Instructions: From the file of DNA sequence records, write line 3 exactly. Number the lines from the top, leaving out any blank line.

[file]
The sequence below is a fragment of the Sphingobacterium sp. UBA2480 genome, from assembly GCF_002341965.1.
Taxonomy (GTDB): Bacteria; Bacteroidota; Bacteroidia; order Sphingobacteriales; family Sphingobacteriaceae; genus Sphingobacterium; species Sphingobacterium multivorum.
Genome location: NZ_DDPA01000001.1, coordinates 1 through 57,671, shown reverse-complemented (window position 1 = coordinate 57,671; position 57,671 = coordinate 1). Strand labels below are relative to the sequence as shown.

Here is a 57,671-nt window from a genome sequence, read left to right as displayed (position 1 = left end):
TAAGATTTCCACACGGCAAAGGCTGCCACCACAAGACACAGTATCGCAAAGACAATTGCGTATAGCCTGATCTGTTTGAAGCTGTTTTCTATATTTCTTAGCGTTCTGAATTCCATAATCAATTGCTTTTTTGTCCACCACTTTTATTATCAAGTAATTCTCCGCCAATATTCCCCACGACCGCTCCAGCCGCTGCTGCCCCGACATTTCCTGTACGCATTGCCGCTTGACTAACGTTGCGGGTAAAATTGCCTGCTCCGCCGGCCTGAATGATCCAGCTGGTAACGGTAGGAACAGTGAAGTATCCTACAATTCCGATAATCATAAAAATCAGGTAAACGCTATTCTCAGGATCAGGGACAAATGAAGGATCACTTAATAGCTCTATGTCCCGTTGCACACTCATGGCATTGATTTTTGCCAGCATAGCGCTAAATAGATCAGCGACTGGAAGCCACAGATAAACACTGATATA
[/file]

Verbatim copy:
Genome location: NZ_DDPA01000001.1, coordinates 1 through 57,671, shown reverse-complemented (window position 1 = coordinate 57,671; position 57,671 = coordinate 1). Strand labels below are relative to the sequence as shown.